The charts and histograms in these two areas suggest that the most productive improvements in our development system are going to come from working out ways of working better with other teams.


Belfast said...

Hi, this is really interesting and I have come across it before.

I suggest customer value is best focused on by helping the business only put high value stuff into the development stream. Developers tend to abdicate on this as not their responsibility and therefore allow poor material in. The way to do this may be to analyse the problem as part of a complete system, rather than from the purely functional / silo perspective of Marketing, Finance etc. Working on a problem from these 2 different viewpoints (systems v. silo) you often get very different answers. It may be too late to worry about value once the functionality is accepted and under development.

For variability, I suggest that what is of interest is how often work in the stream is returned upstream as it has errors in it. i.e. specs not clear or design flaws. The key to lean is to reduce work in process so that any process errors are immediately apparent and root causes can therefore be addressed. A record of whenever a spec, design, code was returned to its author for revision would give data on how the process is functioning and allow rapid improvement.

Anonymous said...

What are you using to generate your control charts?

Benjamin Mitchell said...

@cromwellryan: I'm using the Vanguard CapChart tool (you can do them in Excel it's just more work to calculate the Upper and Lower Control limites). There's a free online version at:

Benjamin Mitchell said...


I agree that we can improve the system by ensuring we only put in high value work (I particularly like Arlo Banshee(sp?) view that the optimal development portfolio is a mix of short- and long-term high value work).

Kanban is useful for this as we only take on new work when we have capacity to start it. This means if there is more work than we're capable of finishing the work queues, which makes it visible and puts more pressure on the sponsors to decide which task is most important.

We do track how many tasks reflow back up through the stages of the workflow (we put a red dot on each post-it note on the board with the name of the stage where the tasks was rejected). We review these periodically (I have a poster where we put all the completed tasks in a histogram so we can see which ones were rejected).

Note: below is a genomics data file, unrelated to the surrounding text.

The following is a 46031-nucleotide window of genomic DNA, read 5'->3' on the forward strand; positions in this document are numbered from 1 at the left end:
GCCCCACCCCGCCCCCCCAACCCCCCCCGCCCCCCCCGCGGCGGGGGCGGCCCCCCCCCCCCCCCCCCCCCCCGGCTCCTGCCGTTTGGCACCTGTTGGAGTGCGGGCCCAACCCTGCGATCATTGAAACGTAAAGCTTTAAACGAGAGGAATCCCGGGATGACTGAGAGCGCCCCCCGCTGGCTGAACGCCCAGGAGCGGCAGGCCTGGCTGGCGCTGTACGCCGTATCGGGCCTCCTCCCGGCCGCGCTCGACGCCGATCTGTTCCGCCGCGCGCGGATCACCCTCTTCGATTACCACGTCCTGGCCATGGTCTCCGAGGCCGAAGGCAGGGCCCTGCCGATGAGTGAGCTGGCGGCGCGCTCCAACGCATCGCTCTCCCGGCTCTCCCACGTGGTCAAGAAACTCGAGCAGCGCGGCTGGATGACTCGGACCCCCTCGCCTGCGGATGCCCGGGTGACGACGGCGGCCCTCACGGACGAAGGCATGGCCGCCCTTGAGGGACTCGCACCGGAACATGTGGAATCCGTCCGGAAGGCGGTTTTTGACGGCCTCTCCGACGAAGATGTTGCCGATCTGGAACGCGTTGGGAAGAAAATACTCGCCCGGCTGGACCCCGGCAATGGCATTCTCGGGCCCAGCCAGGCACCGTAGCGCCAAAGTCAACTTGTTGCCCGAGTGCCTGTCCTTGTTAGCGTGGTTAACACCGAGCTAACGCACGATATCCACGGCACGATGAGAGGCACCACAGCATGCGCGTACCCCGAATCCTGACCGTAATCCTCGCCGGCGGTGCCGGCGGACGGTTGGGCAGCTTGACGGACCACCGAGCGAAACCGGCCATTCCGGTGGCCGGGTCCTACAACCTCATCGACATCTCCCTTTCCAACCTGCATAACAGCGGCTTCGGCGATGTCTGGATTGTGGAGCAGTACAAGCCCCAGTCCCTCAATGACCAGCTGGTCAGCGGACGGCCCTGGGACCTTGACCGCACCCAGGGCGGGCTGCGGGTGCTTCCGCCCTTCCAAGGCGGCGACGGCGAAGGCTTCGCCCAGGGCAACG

I think the idea of improving the criteria for accepting work into a stage of a workflow is also good. We're currently talking about whether we need to set higher standards for analysis in order to improve the cycle times.

Neil Mosafi said...

@Belfast re: developers allowing poor material in, that's possibly true, but I think it depends on your team. In some teams the developers are quite close to the business and understand the priorities as well as the product owner. Other teams are more shielded and therefore need guidance from product owner or PM/ScrumMaster/Whatever

Belfast said...

Hi, on developers allowing poor material in to the process, the issue is the one pointed out by Deming. That Product Owners are often in a management silo and therefore are unable to see their organisation as a complete system. Being blind they therefore specify IT that chronically suboptimises and damages their organisations. John Seddon has reported IT systems frequently needing to be removed as unnecessary and damaging once a systems as opposed to silo analysis was done. I have also observed this and the waste caused by silo blindness is remarkable.

Barry Boehm makes a similar point. Software people should therefore grow their roles to ensure the strategic and business analysis is definitely done is an overall customer driven systems analysis rather than the normal silo perspective.